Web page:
Local Men Using Music as Neurologic Therapy
Traumatic brain injuries and strokes affect two and a half million people in the country, according to MedRhythms’ website.
Brian Harris, a Howland man and his UMaine fraternity brother are using music as medicine in Boston. Their company, MedRhythms, is just over a year old, but they are revolutionizing the medical landscape in neurologic therapy.
The gift of song can sometimes bring back more than a memory. And when used as therapy, music can bring back language or movement in people who have suffered a brain injury or another neurologic disorder. This type of healing is gaining traction in the medical world.
“What we’ve seen is sometimes this is the only thing that works,” said Harris.
Harris completed his undergraduate studies at UMaine where he assisted during his first music therapy sessions. It was then that he discovered his true calling.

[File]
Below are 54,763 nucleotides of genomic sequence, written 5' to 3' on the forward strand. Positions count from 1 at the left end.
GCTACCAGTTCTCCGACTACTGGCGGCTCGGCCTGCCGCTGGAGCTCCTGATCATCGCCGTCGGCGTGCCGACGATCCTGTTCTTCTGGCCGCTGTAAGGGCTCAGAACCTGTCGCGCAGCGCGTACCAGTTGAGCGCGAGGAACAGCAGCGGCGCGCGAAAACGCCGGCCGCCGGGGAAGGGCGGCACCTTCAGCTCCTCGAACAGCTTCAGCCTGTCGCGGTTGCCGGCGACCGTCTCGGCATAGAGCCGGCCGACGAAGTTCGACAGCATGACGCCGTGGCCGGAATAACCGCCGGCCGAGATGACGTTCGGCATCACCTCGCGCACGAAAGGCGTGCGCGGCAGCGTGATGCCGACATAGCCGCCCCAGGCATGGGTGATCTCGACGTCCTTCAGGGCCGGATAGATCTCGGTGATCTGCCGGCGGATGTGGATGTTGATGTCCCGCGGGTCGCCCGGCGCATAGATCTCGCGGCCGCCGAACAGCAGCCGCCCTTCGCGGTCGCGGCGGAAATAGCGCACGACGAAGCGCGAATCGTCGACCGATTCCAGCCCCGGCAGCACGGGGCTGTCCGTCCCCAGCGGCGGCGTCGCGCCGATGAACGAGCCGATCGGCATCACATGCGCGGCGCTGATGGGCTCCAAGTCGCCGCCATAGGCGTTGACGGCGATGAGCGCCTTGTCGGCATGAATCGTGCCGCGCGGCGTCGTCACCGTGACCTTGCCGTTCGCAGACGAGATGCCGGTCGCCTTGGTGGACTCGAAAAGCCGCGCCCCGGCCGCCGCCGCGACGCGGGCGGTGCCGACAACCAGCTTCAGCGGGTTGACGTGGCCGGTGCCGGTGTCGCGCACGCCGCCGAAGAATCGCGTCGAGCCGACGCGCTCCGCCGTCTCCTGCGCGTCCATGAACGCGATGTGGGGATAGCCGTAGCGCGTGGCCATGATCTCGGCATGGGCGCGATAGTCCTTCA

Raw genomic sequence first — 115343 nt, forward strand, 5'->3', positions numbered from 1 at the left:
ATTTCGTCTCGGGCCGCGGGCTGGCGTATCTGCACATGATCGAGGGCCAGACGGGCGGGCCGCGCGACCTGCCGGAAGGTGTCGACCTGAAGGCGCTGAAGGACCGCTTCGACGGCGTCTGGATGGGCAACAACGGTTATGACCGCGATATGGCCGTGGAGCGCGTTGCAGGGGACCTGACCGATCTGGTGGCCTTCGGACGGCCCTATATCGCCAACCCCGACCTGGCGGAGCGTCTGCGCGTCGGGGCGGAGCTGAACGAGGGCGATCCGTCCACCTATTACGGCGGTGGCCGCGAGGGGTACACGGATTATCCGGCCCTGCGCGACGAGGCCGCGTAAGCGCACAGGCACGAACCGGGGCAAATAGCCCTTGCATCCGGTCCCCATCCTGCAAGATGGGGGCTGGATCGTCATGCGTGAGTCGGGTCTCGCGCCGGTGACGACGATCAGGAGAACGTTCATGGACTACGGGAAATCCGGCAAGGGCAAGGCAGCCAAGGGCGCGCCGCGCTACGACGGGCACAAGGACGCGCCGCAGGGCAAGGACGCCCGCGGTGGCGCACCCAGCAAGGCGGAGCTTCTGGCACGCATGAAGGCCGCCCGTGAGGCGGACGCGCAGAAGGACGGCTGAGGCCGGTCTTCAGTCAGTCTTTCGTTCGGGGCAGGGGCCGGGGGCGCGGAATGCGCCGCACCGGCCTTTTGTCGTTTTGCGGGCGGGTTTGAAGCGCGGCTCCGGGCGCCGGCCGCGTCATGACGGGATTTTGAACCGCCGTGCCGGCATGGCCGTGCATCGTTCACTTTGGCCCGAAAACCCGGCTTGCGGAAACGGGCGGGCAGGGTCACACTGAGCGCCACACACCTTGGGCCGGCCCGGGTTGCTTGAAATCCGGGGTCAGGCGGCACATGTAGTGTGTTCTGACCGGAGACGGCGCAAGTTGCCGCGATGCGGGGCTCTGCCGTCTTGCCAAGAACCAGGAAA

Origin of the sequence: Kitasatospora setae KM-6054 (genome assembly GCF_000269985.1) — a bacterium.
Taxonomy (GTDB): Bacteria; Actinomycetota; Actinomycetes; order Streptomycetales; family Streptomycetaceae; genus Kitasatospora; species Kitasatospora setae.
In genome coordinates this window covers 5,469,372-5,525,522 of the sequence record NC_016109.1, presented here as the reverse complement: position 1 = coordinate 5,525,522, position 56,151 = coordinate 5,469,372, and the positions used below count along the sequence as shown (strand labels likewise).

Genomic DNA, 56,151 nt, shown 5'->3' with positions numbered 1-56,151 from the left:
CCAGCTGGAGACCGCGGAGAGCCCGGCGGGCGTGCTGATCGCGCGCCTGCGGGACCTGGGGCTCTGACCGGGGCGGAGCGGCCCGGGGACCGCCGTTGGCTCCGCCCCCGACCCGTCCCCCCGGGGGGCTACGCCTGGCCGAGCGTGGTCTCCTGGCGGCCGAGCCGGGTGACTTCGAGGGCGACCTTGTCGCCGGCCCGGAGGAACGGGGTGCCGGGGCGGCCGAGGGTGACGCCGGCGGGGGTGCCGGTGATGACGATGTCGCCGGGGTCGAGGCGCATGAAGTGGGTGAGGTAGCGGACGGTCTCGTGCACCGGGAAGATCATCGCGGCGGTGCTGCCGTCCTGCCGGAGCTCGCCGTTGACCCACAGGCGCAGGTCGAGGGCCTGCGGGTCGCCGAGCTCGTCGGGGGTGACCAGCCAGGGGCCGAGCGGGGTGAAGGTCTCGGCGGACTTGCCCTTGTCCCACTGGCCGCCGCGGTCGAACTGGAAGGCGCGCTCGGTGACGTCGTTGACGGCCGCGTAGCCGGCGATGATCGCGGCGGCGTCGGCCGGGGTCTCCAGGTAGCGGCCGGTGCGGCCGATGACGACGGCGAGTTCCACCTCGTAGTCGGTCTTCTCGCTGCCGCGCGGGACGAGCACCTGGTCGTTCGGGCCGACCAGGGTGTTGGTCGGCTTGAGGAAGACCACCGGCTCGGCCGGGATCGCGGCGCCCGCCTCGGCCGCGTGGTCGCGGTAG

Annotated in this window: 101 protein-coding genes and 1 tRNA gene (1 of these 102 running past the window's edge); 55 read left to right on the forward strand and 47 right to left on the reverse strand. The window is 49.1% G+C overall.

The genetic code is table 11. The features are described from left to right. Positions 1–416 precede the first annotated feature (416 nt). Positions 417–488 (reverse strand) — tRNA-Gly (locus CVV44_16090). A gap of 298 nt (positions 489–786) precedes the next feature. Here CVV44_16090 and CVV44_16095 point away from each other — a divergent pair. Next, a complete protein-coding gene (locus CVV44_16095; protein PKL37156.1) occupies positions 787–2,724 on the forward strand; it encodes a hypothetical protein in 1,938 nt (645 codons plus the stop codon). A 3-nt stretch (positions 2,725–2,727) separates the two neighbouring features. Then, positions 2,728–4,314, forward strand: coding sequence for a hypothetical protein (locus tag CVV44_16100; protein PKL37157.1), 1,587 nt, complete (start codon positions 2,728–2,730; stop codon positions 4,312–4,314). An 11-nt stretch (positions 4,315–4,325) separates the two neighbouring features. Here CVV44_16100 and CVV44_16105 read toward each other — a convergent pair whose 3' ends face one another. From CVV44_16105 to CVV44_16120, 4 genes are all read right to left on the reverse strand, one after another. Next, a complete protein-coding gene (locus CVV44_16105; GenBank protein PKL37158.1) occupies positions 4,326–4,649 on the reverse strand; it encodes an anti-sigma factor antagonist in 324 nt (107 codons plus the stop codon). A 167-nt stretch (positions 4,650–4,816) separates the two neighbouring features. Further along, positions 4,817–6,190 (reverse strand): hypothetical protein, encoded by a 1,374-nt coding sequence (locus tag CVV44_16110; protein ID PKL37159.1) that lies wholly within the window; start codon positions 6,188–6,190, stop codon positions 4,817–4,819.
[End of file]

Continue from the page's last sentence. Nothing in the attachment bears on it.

“When I found this, I felt very fortunate to be so young and to feel like this really was what I wanted to do, but it was really the perfect synthesis of my two passions,” said Harris.
So Harris and his business partner Owen McCarthy founded MedRhythms, a one-year-old Boston company that partners with local hospitals, but is expanding to make this type of cutting-edge care available to everyone.
“We’ve always known that music has an effect, but this is one of the first times where we can quantify it and say ‘This is how much better someone gets,’” said McCarthy.
Harris uses one method, called Melodic Intonation Therapy, on patients who can’t speak. It looks like singing. He’s learned to harness the power of a pattern.
“Music has a profound effect on the human brain and that there’s no other stimulus on earth that engages our brain like music does,” said Harris.
Right now, only people who go through top rehab hospitals or have the means to pay for in-home care can receive their music therapy. MedRhythms’ mission is to make it a standard of care, so people getting physical, speech, or occupational rehab can also receive the healing treatment that music provides.